This renovation has been a long learning curve to say the least and part of the learning has been learning new DIY tools and how to use them. When we started this renovation nearly 1 year ago I didn’t even own a screwdriver let alone know how to use one properly!!
The challenges have been knowing what DIY tools you really need, how to use them, finding them at a good price and…………..for me being a native English speaker living in Sweden what DIY tools are called in Swedish!!
In this post I’m going to list the DIY tools I use or have used and for what and give an honest review of what DIY tools are worth it for first time DIYers like me!! These lists are ongoing & updated regularly!
DIY Tools I owe & what I use them for
DIY Power tools
- ESSENTIAL – Hikoki cordless circular saw: this is probably the DIY tool I’ve used the most so far in the renovation and I’d say a circular saw is essential of all first time DIYers. Most allow you to change cutting depth & cut angle which can be really useful. Battery saws can lack the power of the plugin saws but I’ve only really noticed this when cutting long 5cm hardwood floorboards.
- ESSENTIAL – Hikoki cordless drill / screwdriver: I bought a secondhand Hikoki screwdriver to start with, it broke but I had 2 batteries so I decided to get a new Hikoki screwdriver so I could make use of the batteries. What I like about my screwdriver is it’s a drill as well so is quite powerful. I also use it for mixing clay or lime mortar by adding a “whisk” extension.
- ESSENTIAL – Hikoki fast charger: a fast charger is a must unless you have 4-5 batteries but even still, my standard charger needs over an hour to charge a standard battery whereas my fast charger can charge a battery in 15mins so when I’m doing work that requires my screwdriver & circular saw I leave 1 battery charging and work with 2 others then swap them around.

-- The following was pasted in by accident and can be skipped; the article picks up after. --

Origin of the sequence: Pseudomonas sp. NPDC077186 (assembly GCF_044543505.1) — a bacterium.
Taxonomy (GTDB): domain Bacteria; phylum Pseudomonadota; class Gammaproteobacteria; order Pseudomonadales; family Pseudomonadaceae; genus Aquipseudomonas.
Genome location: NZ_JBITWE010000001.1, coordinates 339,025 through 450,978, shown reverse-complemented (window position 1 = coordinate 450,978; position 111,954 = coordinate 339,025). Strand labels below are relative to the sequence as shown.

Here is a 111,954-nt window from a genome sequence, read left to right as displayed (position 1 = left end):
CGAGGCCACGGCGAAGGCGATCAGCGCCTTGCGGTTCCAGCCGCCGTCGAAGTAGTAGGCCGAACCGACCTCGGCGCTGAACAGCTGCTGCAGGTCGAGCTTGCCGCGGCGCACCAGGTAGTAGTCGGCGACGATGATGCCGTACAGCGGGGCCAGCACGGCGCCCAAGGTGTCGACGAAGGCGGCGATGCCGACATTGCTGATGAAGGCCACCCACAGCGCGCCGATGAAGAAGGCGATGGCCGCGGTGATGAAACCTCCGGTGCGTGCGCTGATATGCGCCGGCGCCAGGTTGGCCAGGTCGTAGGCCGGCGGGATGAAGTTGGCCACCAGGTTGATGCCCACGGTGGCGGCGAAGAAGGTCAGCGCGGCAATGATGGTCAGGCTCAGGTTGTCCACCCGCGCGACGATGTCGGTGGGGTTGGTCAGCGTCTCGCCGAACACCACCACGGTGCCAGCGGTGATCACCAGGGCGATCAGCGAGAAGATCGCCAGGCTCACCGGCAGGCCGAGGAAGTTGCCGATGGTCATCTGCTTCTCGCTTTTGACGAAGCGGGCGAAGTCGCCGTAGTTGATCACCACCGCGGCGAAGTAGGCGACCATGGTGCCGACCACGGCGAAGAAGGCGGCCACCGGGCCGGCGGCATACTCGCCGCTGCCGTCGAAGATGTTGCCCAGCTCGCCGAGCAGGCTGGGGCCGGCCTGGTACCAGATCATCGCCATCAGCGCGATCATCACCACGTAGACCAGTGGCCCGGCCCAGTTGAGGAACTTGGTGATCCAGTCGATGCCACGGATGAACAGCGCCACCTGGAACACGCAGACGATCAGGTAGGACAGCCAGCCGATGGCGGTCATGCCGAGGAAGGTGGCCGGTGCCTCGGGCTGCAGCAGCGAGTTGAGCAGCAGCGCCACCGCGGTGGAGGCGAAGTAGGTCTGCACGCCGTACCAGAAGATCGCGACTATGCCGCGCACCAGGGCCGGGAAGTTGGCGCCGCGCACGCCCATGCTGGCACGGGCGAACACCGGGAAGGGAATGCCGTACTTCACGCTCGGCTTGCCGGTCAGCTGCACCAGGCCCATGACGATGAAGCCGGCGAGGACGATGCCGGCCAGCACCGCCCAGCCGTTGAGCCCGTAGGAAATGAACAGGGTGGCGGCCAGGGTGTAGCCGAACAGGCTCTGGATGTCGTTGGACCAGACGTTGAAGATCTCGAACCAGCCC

- Metabo STEB 65 QUICK Jigsaw: I just bought this one recently for finishing carpentry but I could have used a jigsaw a long time ago for fiddly cuts when building floors & walls.
- ESSENTIAL – Black & Decker miter saw & table: Like a circular saw I think that a miter saw is an essential power tool for any renovation. With a miter saw you can get precise straight or angled cuts which are a lot harder with a circular saw.
- Einhell Tablesaw: This a tool I could have done with a long time back for doing long thin cuts of wood but at the same time I have managed without one until now when I decide it was time to get one for the finishing carpentry.
- Rapid electric nail gun: now we’re moving into more finer finishing DIY I don’t want ugly screws to be visible so I recently bought an electric nail gun for finishing. This nail gun allows nails up to 3cm long which is sufficient for most finishing. I went for a corded options because of the huge price difference, most battery nail guns cost anything from $200-600 whereas this simple finishing nail gun for $50!! I’ll write another post of nail guns in the future, join our newsletter to stay up to date!
- Bosch Hand router POF 1400 ACE & router bits – great for finishing details on drawers & handmade furnite
- Carpentry knives: I used to think these were a bit of a fashion statement that all carpenters had to have, that was until I got one myself!! Nowerdays I have a carpentry knife with me the whole time for opening packages & trimming wood.
- Pencil & set square:
- Angle finder: